Range Rover Sport review - Engines, performance and drive

The Range Rover Sport features a strong lineup of petrol, diesel and plug-in hybrid engines, while it’s more refined than ever

Overall Auto Express Rating

4.5 out of 5

Engines, performance and drive Rating

4.4 out of 5

£83,810 to £171,255
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​At 2.3 tonnes, the Range Rover Sport is still a sizable premium SUV, so it's pleasing that Land Rover has managed to deliver a well-judged package that is really good to drive.

The Sport offers excellent grip, while the steering is light but accurate which inspires confidence, particularly when navigating twisty B roads. If you’re prioritising the Sport’s dynamic ability, then we’d advise ticking the Stormer Handling pack on the options list. At around £5,000, it’s a relatively expensive extra, but it offers 48-volt active anti-roll control, all-wheel steering, an electronically controlled differential with torque vectoring and configurable dynamics programmes – all of which, when grouped together, help deliver a more agile and responsive feel to how the Sport drives.

Of course, it’s equally important that a premium, luxury SUV is able to transport both the driver and any passengers in complete comfort, and the Sport doesn’t disappoint in this area. Refinement is much improved over the previous generation model, with Land Rover’s expert engineers bringing in new switchable-volume air springs and twin-valve active dampers to better manage the vehicle’s hefty weight, while other developments include active noise cancellation technology. The Sport’s MLA-Flex architecture is 35 per cent stiffer than its predecessor, too.

Our test car rode on large 23-inch alloy wheels, but it managed to deal with the bumps, ridges and pot holes of typical UK roads with ease, all the while maintaining a serene quietness in the cabin. Rivals such as the Porsche Cayenne just can’t match the Sport’s excellent ride quality.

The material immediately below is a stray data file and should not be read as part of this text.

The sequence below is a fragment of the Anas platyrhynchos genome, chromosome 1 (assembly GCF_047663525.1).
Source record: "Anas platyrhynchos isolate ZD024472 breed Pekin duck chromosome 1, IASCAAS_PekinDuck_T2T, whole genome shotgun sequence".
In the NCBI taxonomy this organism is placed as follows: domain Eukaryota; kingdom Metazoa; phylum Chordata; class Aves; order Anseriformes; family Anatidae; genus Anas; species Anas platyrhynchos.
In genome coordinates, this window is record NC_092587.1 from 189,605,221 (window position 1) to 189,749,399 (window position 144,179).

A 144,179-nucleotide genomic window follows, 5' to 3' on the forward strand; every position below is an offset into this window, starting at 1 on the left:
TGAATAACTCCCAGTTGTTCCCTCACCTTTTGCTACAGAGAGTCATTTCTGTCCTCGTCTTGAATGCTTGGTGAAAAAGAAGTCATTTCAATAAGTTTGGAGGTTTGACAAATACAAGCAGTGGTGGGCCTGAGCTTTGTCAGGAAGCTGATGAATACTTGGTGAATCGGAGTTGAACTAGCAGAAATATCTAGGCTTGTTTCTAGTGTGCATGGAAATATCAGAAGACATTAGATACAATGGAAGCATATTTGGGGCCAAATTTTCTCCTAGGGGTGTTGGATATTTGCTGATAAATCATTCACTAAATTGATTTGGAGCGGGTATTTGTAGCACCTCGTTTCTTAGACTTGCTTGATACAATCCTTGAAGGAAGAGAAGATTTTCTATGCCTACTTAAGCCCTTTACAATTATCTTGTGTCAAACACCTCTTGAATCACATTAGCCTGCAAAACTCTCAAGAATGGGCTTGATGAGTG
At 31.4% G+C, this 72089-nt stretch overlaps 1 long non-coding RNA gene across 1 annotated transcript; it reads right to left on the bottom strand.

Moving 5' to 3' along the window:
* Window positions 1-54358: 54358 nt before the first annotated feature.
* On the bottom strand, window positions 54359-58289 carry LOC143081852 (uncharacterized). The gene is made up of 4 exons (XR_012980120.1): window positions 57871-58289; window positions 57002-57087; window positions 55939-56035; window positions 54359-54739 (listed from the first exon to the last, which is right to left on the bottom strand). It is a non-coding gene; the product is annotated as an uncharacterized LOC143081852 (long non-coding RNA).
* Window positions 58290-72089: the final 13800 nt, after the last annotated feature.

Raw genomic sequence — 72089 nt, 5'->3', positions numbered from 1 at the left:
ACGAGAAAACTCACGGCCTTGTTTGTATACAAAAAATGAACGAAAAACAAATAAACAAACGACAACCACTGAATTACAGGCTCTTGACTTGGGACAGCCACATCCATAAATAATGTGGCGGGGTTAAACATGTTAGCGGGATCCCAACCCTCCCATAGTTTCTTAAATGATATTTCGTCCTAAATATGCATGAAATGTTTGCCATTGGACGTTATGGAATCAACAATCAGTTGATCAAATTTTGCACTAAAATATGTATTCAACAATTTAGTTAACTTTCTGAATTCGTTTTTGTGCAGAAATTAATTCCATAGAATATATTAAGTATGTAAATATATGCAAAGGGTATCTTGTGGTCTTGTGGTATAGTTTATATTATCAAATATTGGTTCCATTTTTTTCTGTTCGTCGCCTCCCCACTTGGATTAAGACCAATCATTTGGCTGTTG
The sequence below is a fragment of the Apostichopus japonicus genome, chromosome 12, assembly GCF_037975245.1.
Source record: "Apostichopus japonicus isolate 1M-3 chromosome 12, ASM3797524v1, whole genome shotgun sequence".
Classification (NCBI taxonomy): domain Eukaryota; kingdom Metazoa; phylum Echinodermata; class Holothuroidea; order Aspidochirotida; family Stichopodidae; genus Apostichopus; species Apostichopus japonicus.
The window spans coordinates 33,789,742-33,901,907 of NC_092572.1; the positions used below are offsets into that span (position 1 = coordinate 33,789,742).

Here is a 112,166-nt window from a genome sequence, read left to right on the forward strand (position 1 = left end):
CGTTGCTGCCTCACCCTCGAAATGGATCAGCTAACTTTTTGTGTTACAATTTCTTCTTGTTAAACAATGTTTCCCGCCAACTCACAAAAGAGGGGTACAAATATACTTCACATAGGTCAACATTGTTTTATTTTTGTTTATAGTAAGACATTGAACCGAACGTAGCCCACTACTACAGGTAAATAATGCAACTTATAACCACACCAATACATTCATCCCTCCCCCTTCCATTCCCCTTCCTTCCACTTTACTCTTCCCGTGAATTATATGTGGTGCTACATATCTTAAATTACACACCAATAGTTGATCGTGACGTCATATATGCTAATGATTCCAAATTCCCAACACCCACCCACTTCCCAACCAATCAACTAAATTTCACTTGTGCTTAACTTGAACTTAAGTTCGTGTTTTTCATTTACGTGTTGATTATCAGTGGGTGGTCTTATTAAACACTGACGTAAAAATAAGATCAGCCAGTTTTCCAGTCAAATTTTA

Another useful feature provided by the Sport is its rear-wheel steering system. Standard on the top-spec Autobiography trim, its party piece is being able to reduce the big SUV’s turning circle from 12.53 metres to 10.95 metres, which is a figure comparable to a lot of superminis. So, if you find parking manoeuvres a bit of a torment, and can afford the extra outlay, it might be worth considering.

0-62mph acceleration and top speed

For a big SUV, the Range Rover Sport offers plenty of pace with even the entry D300 model managing 0-62mph in an impressive 6.3 seconds. Upgrade to the more powerful D350 oil burner and the 345bhp diesel engine propels the Sport to 62mph in a hot-hatch-rivalling 5.6 seconds. It may be unfashionable in an age of increasing electrification, but it’s hard to argue against the D350 as a sweet spot in the Sport lineup – particularly if you regularly cover longer distances.

The petrol P400 is a shade quicker than the D350, taking 5.4 seconds to go from 0-62mph, while the P440e and P510e plug-in hybrid models need 5.5 seconds and 5.2 seconds respectively to achieve the benchmark sprint. Opting for the top-of-the-range 523bhp P530 petrol model means you’ll have a premium SUV that delivers 0-62mph in just 4.3 seconds and onto a 155mph top speed.

For outright performance, the 627bhp Range Rover Sport SV offers supercar-like acceleration. Its 627bhp twin-turbocharged V8 will propel it from 0-60mph in a mere 3.6 seconds. 23-inch carbon fibre wheels, hydraulic cross-linked dampers and carbon ceramic brakes also contribute towards the SV’s ability to outperform and cosmetically stand out from any other Range Rover Sport.

Shane is responsible for looking after the day-to-day running of the Auto Express website and social media channels. Prior to joining Auto Express in 2021, he worked as a radio producer and presenter for outlets such as the BBC.

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